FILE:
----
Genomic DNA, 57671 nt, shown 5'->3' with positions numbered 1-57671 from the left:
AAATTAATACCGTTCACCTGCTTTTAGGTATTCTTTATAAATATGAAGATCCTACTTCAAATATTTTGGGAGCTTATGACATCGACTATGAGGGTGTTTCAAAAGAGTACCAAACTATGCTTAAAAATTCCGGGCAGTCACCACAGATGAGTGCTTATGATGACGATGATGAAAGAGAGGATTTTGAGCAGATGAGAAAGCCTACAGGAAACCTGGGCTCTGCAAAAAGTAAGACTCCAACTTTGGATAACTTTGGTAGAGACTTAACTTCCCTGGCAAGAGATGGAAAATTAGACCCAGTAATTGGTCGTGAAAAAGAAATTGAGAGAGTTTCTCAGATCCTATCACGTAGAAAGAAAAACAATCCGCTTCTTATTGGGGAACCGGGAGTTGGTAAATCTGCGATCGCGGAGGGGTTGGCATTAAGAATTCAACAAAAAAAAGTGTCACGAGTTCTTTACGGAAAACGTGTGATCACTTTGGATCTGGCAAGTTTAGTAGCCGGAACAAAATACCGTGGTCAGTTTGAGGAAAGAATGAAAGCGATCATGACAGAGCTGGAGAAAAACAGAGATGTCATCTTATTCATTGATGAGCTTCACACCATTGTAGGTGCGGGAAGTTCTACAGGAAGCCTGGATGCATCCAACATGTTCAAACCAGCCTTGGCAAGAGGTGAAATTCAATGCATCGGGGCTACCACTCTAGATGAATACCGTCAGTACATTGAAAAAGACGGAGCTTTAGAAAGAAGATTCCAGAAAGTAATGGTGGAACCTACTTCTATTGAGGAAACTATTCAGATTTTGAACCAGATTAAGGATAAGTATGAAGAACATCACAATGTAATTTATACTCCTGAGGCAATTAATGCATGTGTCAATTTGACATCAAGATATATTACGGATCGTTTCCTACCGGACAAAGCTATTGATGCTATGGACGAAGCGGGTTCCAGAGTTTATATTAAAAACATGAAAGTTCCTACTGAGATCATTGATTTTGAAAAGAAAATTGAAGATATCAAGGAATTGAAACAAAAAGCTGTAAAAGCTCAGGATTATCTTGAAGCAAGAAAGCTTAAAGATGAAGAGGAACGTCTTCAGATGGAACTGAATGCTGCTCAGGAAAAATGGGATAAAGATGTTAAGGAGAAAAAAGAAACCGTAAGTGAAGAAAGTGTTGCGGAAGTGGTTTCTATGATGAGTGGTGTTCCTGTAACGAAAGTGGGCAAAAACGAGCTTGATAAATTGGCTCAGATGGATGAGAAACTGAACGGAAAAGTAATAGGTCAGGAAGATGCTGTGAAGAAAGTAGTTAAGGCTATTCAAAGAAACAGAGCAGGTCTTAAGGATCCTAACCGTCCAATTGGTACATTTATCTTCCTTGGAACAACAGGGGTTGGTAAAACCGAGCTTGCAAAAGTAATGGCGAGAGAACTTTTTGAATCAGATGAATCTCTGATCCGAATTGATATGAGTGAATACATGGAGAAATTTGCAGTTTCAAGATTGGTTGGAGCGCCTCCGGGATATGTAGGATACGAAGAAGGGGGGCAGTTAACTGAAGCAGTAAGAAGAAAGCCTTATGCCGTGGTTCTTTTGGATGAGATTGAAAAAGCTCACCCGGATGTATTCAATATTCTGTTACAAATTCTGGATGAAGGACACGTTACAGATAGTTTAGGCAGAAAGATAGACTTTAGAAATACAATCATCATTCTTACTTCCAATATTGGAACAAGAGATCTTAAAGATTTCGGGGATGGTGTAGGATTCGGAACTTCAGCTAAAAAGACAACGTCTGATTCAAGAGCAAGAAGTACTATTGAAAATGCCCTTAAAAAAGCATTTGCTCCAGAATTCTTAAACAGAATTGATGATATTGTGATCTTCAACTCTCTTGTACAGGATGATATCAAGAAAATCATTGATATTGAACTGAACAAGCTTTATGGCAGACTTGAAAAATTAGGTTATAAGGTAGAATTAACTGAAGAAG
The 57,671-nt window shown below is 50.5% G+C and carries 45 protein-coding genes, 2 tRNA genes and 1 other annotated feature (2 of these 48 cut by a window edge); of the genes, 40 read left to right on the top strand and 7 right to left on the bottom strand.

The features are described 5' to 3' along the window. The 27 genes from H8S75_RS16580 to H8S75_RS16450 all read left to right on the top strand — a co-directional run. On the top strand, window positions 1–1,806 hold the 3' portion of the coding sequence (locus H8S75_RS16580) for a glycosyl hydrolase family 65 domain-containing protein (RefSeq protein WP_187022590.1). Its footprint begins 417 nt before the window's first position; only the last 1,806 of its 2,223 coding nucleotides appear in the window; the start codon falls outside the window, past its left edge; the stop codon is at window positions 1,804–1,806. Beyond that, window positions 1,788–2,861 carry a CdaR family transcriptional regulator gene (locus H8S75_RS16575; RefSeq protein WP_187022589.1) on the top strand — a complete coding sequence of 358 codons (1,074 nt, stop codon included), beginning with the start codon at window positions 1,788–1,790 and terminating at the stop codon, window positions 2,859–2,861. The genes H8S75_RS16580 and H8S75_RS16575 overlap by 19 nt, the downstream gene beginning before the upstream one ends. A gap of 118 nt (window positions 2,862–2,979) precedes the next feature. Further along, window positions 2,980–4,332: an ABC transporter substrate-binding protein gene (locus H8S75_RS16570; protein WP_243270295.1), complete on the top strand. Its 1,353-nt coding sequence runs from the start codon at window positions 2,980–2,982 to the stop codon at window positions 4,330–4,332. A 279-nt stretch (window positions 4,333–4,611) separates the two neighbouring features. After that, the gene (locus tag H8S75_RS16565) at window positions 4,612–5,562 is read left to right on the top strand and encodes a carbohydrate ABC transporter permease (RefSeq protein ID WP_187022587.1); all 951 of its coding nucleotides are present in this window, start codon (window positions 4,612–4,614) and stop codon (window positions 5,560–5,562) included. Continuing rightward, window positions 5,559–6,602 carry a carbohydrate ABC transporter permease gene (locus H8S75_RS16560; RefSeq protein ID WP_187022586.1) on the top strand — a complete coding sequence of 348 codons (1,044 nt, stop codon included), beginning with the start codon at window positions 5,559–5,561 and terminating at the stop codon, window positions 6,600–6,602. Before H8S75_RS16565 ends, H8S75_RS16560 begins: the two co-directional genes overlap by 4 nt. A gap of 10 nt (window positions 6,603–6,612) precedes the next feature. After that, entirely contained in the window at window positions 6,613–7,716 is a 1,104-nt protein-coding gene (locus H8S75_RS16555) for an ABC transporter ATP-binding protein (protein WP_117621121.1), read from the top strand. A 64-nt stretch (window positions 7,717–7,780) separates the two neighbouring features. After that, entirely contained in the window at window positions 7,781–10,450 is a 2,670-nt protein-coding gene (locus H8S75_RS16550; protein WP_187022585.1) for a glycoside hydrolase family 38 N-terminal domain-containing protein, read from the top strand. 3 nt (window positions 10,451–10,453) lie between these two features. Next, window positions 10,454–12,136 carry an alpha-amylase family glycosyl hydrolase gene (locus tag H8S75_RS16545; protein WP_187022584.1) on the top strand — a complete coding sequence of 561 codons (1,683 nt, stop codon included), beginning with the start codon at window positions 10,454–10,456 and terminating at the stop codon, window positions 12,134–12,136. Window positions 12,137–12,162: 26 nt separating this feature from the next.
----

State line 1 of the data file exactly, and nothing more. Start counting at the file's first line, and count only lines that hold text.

Genomic DNA, 57671 nt, shown 5'->3' with positions numbered 1-57671 from the left: